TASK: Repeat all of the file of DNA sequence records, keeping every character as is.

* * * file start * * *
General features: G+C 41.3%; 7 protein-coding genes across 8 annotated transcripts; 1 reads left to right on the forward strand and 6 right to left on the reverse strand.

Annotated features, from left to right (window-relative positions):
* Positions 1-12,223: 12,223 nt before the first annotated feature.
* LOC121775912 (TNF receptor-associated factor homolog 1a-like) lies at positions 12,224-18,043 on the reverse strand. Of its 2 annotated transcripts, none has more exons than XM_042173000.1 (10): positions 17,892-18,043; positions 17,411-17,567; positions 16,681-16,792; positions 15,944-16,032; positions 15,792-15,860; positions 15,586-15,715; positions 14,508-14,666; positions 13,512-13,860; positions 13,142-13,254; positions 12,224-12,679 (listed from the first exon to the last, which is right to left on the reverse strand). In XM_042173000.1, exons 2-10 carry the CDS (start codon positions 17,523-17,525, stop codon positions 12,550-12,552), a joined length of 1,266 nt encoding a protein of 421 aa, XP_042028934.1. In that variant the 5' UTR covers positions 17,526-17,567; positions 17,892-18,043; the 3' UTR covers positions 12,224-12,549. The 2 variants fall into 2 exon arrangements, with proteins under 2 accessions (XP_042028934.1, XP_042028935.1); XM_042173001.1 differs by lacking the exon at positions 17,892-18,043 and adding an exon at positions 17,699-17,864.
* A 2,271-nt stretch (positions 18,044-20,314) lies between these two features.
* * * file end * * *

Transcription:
General features: G+C 41.3%; 7 protein-coding genes across 8 annotated transcripts; 1 reads left to right on the forward strand and 6 right to left on the reverse strand.

Annotated features, from left to right (window-relative positions):
* Positions 1-12,223: 12,223 nt before the first annotated feature.
* LOC121775912 (TNF receptor-associated factor homolog 1a-like) lies at positions 12,224-18,043 on the reverse strand. Of its 2 annotated transcripts, none has more exons than XM_042173000.1 (10): positions 17,892-18,043; positions 17,411-17,567; positions 16,681-16,792; positions 15,944-16,032; positions 15,792-15,860; positions 15,586-15,715; positions 14,508-14,666; positions 13,512-13,860; positions 13,142-13,254; positions 12,224-12,679 (listed from the first exon to the last, which is right to left on the reverse strand). In XM_042173000.1, exons 2-10 carry the CDS (start codon positions 17,523-17,525, stop codon positions 12,550-12,552), a joined length of 1,266 nt encoding a protein of 421 aa, XP_042028934.1. In that variant the 5' UTR covers positions 17,526-17,567; positions 17,892-18,043; the 3' UTR covers positions 12,224-12,549. The 2 variants fall into 2 exon arrangements, with proteins under 2 accessions (XP_042028934.1, XP_042028935.1); XM_042173001.1 differs by lacking the exon at positions 17,892-18,043 and adding an exon at positions 17,699-17,864.
* A 2,271-nt stretch (positions 18,044-20,314) lies between these two features.